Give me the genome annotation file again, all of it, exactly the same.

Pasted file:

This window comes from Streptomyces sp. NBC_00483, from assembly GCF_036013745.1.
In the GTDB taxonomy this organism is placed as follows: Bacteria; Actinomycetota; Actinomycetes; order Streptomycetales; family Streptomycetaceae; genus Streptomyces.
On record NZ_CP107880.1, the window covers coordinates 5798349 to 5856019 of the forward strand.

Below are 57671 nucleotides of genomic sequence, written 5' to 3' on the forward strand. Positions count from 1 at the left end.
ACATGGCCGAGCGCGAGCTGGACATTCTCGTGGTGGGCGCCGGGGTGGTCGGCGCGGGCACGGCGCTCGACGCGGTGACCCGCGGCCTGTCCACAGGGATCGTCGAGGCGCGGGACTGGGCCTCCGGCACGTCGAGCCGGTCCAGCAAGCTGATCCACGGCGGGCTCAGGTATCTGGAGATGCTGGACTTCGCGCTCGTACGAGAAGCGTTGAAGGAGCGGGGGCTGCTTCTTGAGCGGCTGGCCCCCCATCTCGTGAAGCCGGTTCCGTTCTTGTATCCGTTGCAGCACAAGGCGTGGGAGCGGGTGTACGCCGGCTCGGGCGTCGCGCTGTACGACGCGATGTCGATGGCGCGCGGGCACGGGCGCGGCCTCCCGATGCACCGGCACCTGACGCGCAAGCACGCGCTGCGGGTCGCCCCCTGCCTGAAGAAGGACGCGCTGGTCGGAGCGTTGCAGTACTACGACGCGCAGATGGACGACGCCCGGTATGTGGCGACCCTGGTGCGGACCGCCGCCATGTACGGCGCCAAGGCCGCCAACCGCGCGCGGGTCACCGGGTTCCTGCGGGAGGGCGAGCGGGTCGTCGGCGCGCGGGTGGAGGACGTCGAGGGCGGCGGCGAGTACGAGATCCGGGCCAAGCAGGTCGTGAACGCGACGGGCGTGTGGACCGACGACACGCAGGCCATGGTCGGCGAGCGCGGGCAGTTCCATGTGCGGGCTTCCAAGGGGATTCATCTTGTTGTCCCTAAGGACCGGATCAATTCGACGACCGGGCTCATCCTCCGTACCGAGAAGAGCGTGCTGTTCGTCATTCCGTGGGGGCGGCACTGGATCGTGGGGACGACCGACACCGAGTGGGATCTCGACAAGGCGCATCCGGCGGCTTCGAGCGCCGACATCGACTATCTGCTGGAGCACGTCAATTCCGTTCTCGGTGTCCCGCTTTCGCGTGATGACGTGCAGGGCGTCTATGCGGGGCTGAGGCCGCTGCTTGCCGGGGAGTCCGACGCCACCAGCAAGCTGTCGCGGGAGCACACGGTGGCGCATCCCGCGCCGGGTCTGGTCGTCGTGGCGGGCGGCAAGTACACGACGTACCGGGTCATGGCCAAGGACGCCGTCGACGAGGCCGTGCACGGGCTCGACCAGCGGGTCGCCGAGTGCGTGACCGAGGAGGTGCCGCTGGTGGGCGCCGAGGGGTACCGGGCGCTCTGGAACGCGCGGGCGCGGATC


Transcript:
This window comes from Streptomyces sp. NBC_00483, from assembly GCF_036013745.1.
In the GTDB taxonomy this organism is placed as follows: Bacteria; Actinomycetota; Actinomycetes; order Streptomycetales; family Streptomycetaceae; genus Streptomyces.
On record NZ_CP107880.1, the window covers coordinates 5798349 to 5856019 of the forward strand.

Below are 57671 nucleotides of genomic sequence, written 5' to 3' on the forward strand. Positions count from 1 at the left end.
ACATGGCCGAGCGCGAGCTGGACATTCTCGTGGTGGGCGCCGGGGTGGTCGGCGCGGGCACGGCGCTCGACGCGGTGACCCGCGGCCTGTCCACAGGGATCGTCGAGGCGCGGGACTGGGCCTCCGGCACGTCGAGCCGGTCCAGCAAGCTGATCCACGGCGGGCTCAGGTATCTGGAGATGCTGGACTTCGCGCTCGTACGAGAAGCGTTGAAGGAGCGGGGGCTGCTTCTTGAGCGGCTGGCCCCCCATCTCGTGAAGCCGGTTCCGTTCTTGTATCCGTTGCAGCACAAGGCGTGGGAGCGGGTGTACGCCGGCTCGGGCGTCGCGCTGTACGACGCGATGTCGATGGCGCGCGGGCACGGGCGCGGCCTCCCGATGCACCGGCACCTGACGCGCAAGCACGCGCTGCGGGTCGCCCCCTGCCTGAAGAAGGACGCGCTGGTCGGAGCGTTGCAGTACTACGACGCGCAGATGGACGACGCCCGGTATGTGGCGACCCTGGTGCGGACCGCCGCCATGTACGGCGCCAAGGCCGCCAACCGCGCGCGGGTCACCGGGTTCCTGCGGGAGGGCGAGCGGGTCGTCGGCGCGCGGGTGGAGGACGTCGAGGGCGGCGGCGAGTACGAGATCCGGGCCAAGCAGGTCGTGAACGCGACGGGCGTGTGGACCGACGACACGCAGGCCATGGTCGGCGAGCGCGGGCAGTTCCATGTGCGGGCTTCCAAGGGGATTCATCTTGTTGTCCCTAAGGACCGGATCAATTCGACGACCGGGCTCATCCTCCGTACCGAGAAGAGCGTGCTGTTCGTCATTCCGTGGGGGCGGCACTGGATCGTGGGGACGACCGACACCGAGTGGGATCTCGACAAGGCGCATCCGGCGGCTTCGAGCGCCGACATCGACTATCTGCTGGAGCACGTCAATTCCGTTCTCGGTGTCCCGCTTTCGCGTGATGACGTGCAGGGCGTCTATGCGGGGCTGAGGCCGCTGCTTGCCGGGGAGTCCGACGCCACCAGCAAGCTGTCGCGGGAGCACACGGTGGCGCATCCCGCGCCGGGTCTGGTCGTCGTGGCGGGCGGCAAGTACACGACGTACCGGGTCATGGCCAAGGACGCCGTCGACGAGGCCGTGCACGGGCTCGACCAGCGGGTCGCCGAGTGCGTGACCGAGGAGGTGCCGCTGGTGGGCGCCGAGGGGTACCGGGCGCTCTGGAACGCGCGGGCGCGGATC